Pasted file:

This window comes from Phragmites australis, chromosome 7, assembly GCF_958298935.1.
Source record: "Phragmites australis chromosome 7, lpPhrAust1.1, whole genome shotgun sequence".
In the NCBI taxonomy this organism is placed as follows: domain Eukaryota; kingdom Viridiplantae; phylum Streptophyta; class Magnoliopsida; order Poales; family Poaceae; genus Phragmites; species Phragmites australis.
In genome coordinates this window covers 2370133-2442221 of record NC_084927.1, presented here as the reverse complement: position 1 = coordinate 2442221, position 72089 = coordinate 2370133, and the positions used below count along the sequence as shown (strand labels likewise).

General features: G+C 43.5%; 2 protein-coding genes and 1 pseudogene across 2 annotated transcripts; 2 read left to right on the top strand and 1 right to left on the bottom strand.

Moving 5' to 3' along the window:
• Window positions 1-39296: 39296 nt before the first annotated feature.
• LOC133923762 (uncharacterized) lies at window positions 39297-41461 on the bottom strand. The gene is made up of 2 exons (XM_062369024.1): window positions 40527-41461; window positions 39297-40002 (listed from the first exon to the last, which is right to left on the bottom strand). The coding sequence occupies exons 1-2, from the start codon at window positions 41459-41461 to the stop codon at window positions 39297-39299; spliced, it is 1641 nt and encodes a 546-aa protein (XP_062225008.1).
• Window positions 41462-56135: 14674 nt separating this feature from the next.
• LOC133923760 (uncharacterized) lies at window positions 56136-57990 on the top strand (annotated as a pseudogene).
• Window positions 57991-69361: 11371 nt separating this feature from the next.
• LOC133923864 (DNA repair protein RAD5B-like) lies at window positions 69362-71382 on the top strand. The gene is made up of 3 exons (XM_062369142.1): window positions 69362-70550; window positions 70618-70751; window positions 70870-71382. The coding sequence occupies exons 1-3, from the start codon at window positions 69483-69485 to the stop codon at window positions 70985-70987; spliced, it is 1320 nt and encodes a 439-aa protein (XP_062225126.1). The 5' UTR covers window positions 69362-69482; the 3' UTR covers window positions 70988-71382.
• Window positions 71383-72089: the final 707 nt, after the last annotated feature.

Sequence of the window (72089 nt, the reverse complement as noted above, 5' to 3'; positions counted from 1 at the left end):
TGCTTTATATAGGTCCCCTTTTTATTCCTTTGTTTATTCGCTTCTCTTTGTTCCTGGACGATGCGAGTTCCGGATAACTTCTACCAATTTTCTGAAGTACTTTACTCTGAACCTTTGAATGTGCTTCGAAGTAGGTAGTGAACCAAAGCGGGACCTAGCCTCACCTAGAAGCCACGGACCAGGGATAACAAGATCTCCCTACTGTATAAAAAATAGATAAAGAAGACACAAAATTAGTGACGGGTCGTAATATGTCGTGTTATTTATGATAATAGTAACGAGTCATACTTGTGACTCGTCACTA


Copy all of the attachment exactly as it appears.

This window comes from Phragmites australis, chromosome 7, assembly GCF_958298935.1.
Source record: "Phragmites australis chromosome 7, lpPhrAust1.1, whole genome shotgun sequence".
In the NCBI taxonomy this organism is placed as follows: domain Eukaryota; kingdom Viridiplantae; phylum Streptophyta; class Magnoliopsida; order Poales; family Poaceae; genus Phragmites; species Phragmites australis.
In genome coordinates this window covers 2370133-2442221 of record NC_084927.1, presented here as the reverse complement: position 1 = coordinate 2442221, position 72089 = coordinate 2370133, and the positions used below count along the sequence as shown (strand labels likewise).

General features: G+C 43.5%; 2 protein-coding genes and 1 pseudogene across 2 annotated transcripts; 2 read left to right on the top strand and 1 right to left on the bottom strand.

Moving 5' to 3' along the window:
• Window positions 1-39296: 39296 nt before the first annotated feature.
• LOC133923762 (uncharacterized) lies at window positions 39297-41461 on the bottom strand. The gene is made up of 2 exons (XM_062369024.1): window positions 40527-41461; window positions 39297-40002 (listed from the first exon to the last, which is right to left on the bottom strand). The coding sequence occupies exons 1-2, from the start codon at window positions 41459-41461 to the stop codon at window positions 39297-39299; spliced, it is 1641 nt and encodes a 546-aa protein (XP_062225008.1).
• Window positions 41462-56135: 14674 nt separating this feature from the next.
• LOC133923760 (uncharacterized) lies at window positions 56136-57990 on the top strand (annotated as a pseudogene).
• Window positions 57991-69361: 11371 nt separating this feature from the next.
• LOC133923864 (DNA repair protein RAD5B-like) lies at window positions 69362-71382 on the top strand. The gene is made up of 3 exons (XM_062369142.1): window positions 69362-70550; window positions 70618-70751; window positions 70870-71382. The coding sequence occupies exons 1-3, from the start codon at window positions 69483-69485 to the stop codon at window positions 70985-70987; spliced, it is 1320 nt and encodes a 439-aa protein (XP_062225126.1). The 5' UTR covers window positions 69362-69482; the 3' UTR covers window positions 70988-71382.
• Window positions 71383-72089: the final 707 nt, after the last annotated feature.

Sequence of the window (72089 nt, the reverse complement as noted above, 5' to 3'; positions counted from 1 at the left end):
TGCTTTATATAGGTCCCCTTTTTATTCCTTTGTTTATTCGCTTCTCTTTGTTCCTGGACGATGCGAGTTCCGGATAACTTCTACCAATTTTCTGAAGTACTTTACTCTGAACCTTTGAATGTGCTTCGAAGTAGGTAGTGAACCAAAGCGGGACCTAGCCTCACCTAGAAGCCACGGACCAGGGATAACAAGATCTCCCTACTGTATAAAAAATAGATAAAGAAGACACAAAATTAGTGACGGGTCGTAATATGTCGTGTTATTTATGATAATAGTAACGAGTCATACTTGTGACTCGTCACTA